[writeup by @abiondo]

**CTF:** VolgaCTF 2017 Quals

**Team:** spritzers (from [SPRITZ Research Group](http://spritz.math.unipd.it/))

**Task:** reverse / Transformer

**Points:** 400

We've got a file that was processed with a binary called transformer. We really need the contents of this file. Can you help?

We have an unstripped ELF 64-bit Linux binary of something that looks like an encryption application, along with an encrypted file named `ciphertext.zip.enc`.

After loading the binary in IDA, we immediately see it's written in Rust. We also have plenty debug info, which makes it more bearable. Before jumping to reversing, let's play around with it a bit to get a feel for it and maybe make our lives easier.

Executing the program without arguments prints:

Usage: transformer <input_file> <output_file>

We try out different input sizes and find a pattern:

| Input size(s) | Output size |
| ------------- | ----------- |
| 0...7 | 12 |
| 8...15 | 20 |
| 16...23 | 28 |

We suspect a 64-bit block cipher (with always at least one byte of padding) with 4 extra bytes somewhere.

When trying longer inputs we notice part of the plaintext appears unencrypted in the output. Take for example the following input:


Which produces this output:

00000000: 37f8 9c55 79c7 e40d ec3f 5c05 e27c e952 7..Uy....?\..|.R
00000010: c564 1e78 1f84 f8d5 2551 4e41 595a 3031 .d.x....%QNAYZ01
00000020: 3233 3435 03bb 2823 aca5 1d78 23f8 4363 2345..(#...x#.Cc
00000030: 8dd7 a1cf c4b8 c116 a26b 35c2 7576 7778 .........k5.uvwx
00000040: 797a 3938 1126 fefd 0e22 5b1a f58c 38cf yz98.&..."[...8.
00000050: 550c ab30 U..0

Notice `YZ012345` at offset 0x1C and `uvwxyz98` at offset 0x3C. Those are 64-bit blocks straight from the plaintext! The offset between those two substrings in the plaintext is 32 bytes, and sure enough 0x3C - 0x1C = 32. However, the offset of `YZ012345` from the start of the plaintext is 24 bytes, while the offset of that same block from the start of the ciphertext is 28 bytes, i.e. it looks like those extra 4 bytes might be at the beginning of the ciphertext.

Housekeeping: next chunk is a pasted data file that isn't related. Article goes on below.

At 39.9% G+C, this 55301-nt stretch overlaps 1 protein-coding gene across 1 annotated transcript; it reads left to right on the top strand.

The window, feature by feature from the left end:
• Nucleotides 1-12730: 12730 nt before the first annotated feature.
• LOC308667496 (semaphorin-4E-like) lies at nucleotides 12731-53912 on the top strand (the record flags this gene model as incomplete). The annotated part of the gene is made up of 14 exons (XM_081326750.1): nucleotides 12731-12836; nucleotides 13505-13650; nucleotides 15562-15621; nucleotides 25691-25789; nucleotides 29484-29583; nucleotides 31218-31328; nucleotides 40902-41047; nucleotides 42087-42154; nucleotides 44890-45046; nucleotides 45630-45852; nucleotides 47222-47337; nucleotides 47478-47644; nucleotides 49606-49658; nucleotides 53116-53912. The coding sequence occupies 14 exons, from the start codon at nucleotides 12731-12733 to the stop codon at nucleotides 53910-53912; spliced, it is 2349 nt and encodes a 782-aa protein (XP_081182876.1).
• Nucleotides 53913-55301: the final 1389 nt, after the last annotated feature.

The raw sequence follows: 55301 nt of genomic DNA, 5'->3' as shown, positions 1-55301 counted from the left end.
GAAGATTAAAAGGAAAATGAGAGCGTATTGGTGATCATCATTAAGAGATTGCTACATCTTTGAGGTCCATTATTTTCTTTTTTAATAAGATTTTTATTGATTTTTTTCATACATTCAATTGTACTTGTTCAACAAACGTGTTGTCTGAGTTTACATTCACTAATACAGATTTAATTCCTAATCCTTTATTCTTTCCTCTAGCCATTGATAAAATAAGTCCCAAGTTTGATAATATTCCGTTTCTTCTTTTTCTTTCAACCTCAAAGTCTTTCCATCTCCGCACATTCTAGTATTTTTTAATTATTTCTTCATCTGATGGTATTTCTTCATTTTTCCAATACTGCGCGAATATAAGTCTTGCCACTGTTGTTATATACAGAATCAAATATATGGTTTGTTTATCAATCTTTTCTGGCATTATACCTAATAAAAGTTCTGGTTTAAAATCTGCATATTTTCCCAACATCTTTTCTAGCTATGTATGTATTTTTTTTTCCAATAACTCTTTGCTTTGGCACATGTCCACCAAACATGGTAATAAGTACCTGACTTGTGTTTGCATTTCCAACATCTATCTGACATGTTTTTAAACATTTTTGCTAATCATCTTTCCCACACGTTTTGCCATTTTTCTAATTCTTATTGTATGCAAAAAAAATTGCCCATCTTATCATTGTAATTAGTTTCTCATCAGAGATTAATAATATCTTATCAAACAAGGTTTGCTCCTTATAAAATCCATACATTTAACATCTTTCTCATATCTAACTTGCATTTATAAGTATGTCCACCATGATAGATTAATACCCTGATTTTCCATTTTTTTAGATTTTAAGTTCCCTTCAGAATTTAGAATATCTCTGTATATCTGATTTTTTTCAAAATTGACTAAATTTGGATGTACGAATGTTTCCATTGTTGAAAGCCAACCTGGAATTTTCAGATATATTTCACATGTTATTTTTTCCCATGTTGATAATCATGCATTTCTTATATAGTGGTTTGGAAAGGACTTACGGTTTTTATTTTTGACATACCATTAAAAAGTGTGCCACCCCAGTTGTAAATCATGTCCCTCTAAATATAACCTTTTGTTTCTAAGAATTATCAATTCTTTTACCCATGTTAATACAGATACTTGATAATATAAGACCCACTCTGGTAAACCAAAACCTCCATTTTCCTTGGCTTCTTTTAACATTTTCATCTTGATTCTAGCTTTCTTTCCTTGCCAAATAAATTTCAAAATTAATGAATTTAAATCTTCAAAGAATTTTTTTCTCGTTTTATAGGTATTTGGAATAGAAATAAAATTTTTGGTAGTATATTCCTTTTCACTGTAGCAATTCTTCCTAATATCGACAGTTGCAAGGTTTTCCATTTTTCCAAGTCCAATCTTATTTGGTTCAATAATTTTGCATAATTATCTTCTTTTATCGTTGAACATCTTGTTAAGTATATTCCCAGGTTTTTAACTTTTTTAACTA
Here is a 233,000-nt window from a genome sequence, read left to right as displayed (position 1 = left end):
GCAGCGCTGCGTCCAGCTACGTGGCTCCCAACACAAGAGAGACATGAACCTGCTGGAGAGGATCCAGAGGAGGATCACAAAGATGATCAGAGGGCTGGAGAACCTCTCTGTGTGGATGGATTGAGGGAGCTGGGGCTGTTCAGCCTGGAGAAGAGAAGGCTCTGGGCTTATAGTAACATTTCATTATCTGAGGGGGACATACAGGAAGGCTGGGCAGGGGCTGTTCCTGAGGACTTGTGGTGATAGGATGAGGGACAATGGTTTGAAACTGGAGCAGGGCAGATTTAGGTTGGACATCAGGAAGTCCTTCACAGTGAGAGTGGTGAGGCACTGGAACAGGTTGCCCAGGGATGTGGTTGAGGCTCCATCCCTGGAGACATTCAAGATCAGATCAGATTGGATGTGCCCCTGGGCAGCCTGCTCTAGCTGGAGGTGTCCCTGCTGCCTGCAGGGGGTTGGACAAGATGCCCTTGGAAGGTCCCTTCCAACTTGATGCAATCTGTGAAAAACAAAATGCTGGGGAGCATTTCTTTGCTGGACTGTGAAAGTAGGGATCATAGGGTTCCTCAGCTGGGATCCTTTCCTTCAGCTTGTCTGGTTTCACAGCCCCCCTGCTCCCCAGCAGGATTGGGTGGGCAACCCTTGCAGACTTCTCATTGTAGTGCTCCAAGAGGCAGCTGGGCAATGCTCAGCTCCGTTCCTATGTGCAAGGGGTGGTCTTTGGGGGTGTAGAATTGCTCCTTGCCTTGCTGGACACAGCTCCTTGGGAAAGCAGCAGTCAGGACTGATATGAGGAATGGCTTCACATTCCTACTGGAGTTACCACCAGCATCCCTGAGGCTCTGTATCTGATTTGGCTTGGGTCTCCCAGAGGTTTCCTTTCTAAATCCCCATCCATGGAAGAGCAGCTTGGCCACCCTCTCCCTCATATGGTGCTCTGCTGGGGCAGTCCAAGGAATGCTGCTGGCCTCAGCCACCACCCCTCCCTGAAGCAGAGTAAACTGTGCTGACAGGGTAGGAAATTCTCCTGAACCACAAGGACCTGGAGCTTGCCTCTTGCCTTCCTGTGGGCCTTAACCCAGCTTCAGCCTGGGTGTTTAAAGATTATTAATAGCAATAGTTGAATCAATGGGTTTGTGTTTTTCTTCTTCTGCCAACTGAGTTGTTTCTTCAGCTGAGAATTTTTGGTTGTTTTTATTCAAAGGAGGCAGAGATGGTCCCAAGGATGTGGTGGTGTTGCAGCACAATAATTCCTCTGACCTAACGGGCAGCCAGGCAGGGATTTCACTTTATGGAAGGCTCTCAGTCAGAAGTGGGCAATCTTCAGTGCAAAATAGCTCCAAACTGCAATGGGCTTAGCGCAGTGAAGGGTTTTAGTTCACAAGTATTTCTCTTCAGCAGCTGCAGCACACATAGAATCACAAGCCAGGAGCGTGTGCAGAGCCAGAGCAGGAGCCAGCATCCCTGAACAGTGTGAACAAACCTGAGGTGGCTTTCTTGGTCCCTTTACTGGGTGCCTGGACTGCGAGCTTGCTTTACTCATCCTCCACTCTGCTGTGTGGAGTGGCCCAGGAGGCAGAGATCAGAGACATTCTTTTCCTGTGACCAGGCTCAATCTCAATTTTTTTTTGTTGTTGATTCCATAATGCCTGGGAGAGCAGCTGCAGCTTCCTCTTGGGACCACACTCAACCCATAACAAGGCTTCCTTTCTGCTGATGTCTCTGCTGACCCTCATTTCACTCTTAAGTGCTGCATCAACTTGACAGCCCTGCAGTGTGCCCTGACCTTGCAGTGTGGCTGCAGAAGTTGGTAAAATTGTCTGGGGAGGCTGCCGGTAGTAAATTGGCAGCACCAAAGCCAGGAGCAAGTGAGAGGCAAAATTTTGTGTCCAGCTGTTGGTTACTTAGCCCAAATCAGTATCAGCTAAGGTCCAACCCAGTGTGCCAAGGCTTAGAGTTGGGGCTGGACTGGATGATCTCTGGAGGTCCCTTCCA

We also notice that multiple runs with the same input produce different outputs each time. There's some randomization involved, and most likely the 4 extra bytes have something to do with it (this later turned out to be true).

To recap, our best guess is: 4 extra bytes at the beginning, 64-bit block cipher, every fourth block is left unencrypted, there's some kind of randomization.

Now that we have some idea of what we're dealing with, let's get to reversing. The actually interesting functions seem to be:


[RC5](https://en.wikipedia.org/wiki/RC5) is a block cipher with variable key size, block size and number of rounds, all of which are unknown to us. The block size is twice the word size, which is a tweakable parameter. In our case, with 64-bit blocks, we'd have a 32-bit word size. Also, `encrypt_crt_ecb` could be a misspelling of `encrypt_ctr_ecb`, i.e. counter mode encryption.

Looking at `Rc5::new` we notice some interesting constants:

.text:7AD0 mov dword ptr [r13+0], 0B7E15163h
.text:7B01 add eax, 9E3779B9h

Those are the RC5 key expansion magic constants for a 32-bit word size, indeed. By comparing to the RC5 algorithm, we reverse `Rc5::new` and `Rc5::encrypt_block` to gain more information about how they're called and on the structures used to maintain context.

`Rc5::new` takes (in order) an RC5 context struct, the number of rounds and the key (in a wrapper struct) as arguments. It initializes the RC5 context through the key expansion algorithm. Due to all the wrappers it wasn't obvious where things came from. We breakpointed on the function and saw that the number of rounds was always 16. We also noticed that two different keys were being used.

`Rc5::encrypt_block` takes (in order) an RC5 context struct (initialized by `Rc5::new`), the higher 32 bits of the plaintext block and the lower 32 bits of the plaintext block. It returns the encrypted 64-bit block.